[Posted by WLS]
Having taken some time now to read the oral argument from yesterday, I think I see the outline of the route the Court is going to take to get out of this case and to avoid the more signficant constitutional issues.
Key to this case, in my view, is the fact that the parties to the dispute are Texas and Medellin, and the US is only an amicus.
Rather than focus on the significance of the President’s directive that the ICJ’s decision should be given full effect, and how that might/might not bind the State Courts of Texas to waive their procedureal rules, the Court can instead focus on whether Medellin has any rights which he can personally assert against the State of Texas based on the ICJ’s decision and Texas’ refusal to waive its procedural rules.
The Court has previously held in Sanchez-Llamas, contrary to the judgment of the ICJ, that the Vienna Convention creates no judicially enforceable rights in any individual. The President’s decision to direct that the ICJ’s contrary view be given full effect by state courts in the 51 specific cases puts the Exec. branch on the other side of that issue. Its not that the Pres. believes the ICJ is right and the Supreme Court is wrong, as the Solicitor General pointed out, only that the US bound itself by the Optional Protocol to respect and enforce the decisions of the ICJ even where we didn’t like them.
Several members of the Court were curious yesterday about how it is that Medellin, a person who was not a party to the ICJ suit, can claim any substantive legal right arising out of the ICJ judgment, even setting aside the fact that such a substantive legal right was found not to exist by the Supreme Court previously in the Sanchez-Llamas case. And this is where I think the Court is going to find its off-ramp from the road to Medellin.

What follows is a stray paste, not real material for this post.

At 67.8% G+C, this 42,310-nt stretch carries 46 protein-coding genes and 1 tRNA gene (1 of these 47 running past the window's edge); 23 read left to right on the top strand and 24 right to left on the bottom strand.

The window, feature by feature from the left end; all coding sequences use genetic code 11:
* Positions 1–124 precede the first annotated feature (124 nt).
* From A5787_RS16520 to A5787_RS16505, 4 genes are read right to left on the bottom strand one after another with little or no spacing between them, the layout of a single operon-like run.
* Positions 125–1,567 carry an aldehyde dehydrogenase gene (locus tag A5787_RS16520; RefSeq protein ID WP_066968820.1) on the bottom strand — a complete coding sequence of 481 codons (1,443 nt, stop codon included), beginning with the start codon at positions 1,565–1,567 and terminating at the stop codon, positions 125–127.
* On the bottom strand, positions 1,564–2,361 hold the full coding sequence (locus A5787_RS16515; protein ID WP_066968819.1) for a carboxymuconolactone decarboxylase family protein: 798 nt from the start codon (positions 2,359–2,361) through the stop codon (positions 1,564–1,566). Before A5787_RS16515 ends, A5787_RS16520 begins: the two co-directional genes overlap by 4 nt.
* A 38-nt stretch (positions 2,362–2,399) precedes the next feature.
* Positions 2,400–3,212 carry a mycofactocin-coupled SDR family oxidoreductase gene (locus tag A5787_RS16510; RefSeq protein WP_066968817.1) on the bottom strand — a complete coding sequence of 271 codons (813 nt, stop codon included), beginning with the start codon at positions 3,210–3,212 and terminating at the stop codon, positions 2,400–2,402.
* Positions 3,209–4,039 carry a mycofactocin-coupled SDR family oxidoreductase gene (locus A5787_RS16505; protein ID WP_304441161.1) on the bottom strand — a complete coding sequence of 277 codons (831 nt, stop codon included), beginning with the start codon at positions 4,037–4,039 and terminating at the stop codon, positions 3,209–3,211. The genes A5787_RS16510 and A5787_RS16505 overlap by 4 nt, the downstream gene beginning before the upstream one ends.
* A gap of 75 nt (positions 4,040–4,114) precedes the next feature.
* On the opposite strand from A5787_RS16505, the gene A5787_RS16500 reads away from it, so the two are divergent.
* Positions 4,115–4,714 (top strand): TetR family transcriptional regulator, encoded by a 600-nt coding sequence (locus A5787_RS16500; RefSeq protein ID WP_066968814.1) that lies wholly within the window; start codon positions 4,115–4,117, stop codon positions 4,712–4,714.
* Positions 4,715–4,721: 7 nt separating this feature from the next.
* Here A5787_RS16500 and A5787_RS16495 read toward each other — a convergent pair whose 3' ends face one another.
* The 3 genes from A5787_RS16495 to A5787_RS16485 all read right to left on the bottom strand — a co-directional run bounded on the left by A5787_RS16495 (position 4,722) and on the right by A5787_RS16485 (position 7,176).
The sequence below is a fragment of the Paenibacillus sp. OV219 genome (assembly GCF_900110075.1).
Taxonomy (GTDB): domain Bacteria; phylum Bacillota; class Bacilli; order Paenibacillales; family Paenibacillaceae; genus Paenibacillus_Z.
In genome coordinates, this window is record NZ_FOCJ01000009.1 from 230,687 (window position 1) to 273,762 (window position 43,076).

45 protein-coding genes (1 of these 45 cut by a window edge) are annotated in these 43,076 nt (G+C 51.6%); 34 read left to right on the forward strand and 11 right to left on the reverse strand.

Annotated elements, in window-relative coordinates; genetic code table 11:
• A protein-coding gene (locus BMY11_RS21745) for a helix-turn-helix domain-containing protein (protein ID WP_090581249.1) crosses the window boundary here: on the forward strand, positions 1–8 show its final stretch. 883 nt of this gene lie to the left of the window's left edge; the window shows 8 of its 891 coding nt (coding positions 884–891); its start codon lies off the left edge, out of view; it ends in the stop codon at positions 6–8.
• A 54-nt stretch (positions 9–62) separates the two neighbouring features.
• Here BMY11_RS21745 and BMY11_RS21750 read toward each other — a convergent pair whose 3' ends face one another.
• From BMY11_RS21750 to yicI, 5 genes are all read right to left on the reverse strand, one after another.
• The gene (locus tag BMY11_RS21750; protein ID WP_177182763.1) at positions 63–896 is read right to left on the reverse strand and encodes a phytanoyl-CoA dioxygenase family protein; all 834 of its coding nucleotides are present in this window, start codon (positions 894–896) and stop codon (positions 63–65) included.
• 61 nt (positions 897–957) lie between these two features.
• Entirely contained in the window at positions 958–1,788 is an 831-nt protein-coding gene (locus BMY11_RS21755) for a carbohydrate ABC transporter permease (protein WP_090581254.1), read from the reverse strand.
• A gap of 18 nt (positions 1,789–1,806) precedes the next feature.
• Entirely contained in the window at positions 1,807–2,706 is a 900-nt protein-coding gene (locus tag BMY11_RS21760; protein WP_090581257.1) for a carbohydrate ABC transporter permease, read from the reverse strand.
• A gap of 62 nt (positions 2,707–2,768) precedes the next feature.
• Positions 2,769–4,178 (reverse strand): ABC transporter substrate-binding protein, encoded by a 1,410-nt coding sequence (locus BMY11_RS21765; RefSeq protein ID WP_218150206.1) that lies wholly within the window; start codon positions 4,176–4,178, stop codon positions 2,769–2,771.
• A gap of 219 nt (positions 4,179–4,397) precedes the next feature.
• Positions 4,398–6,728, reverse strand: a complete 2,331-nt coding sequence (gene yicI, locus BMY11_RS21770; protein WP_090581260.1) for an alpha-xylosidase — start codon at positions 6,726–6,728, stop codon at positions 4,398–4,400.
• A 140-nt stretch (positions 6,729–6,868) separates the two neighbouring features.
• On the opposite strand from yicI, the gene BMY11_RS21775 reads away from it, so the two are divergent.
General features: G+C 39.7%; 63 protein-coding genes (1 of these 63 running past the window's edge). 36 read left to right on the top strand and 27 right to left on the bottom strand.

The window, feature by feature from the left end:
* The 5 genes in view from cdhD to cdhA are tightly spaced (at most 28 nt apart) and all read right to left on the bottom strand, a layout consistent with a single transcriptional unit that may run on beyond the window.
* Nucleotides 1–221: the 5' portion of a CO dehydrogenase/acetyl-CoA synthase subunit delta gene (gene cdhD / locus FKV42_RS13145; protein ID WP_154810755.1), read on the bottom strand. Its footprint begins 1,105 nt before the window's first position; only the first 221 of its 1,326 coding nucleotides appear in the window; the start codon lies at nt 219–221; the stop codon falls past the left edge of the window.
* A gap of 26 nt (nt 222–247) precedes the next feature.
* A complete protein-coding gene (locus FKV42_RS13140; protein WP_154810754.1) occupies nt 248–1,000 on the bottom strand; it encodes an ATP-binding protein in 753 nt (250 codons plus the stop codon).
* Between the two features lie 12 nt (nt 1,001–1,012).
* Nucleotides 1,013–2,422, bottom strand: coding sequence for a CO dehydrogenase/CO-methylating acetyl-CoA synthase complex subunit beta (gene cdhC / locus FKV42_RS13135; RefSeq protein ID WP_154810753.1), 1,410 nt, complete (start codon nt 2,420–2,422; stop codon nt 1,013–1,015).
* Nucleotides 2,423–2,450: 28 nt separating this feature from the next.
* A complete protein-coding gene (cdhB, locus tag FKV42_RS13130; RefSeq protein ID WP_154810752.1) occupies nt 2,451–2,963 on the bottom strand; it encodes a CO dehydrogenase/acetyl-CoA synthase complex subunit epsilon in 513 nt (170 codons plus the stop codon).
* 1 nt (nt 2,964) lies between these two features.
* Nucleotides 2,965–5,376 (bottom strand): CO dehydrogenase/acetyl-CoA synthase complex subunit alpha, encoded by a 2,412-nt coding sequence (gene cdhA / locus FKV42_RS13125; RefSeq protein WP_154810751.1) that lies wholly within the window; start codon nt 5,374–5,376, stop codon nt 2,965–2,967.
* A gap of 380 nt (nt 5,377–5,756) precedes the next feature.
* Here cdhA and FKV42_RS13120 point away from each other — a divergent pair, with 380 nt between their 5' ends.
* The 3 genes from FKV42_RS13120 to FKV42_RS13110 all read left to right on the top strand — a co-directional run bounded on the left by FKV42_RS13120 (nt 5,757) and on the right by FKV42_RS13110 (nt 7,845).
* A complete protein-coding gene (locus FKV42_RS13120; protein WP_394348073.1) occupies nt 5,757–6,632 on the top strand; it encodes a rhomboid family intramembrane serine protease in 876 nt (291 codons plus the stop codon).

The Court can deny Medellin’s claim for relief on the basis that the ICJ judgment cannot be lawfully interpreted to confer substantive legal rights on an individual not a party to the litigation. Medellin’s claim that Texas has not provided him the hearing required by the ICJ decision may very well be true, but that is not a claim that Medellin can assert because the Vienna Convention gives him no enforceable rights — according to the Court in Sanchez-Llamas. At most it gives Mexico a diplomatic claim which it took to the ICJ.
Rather than Medellin bringing an action against Texas for not giving him the hearing, it would be up to the Bush Administration to sue Texas in order to force it under Article VI of the Constitution to comply with the Treaty obligations as a member state of the United States. The Supreme Court would have original jurisdiction over such a suit under Article III, and it would be for the Supreme Court to decide what Texas’ compliance obligation is with respect to the Vienna Convention and Optional Protocol. It would be in that suit that the Court could say the Executive Branch has/doesn’t have the authority to force a state to disregard its procedural rules and to conduct a hearing in accord with Treaty obligations.
That’s my prediction.
For today anyway.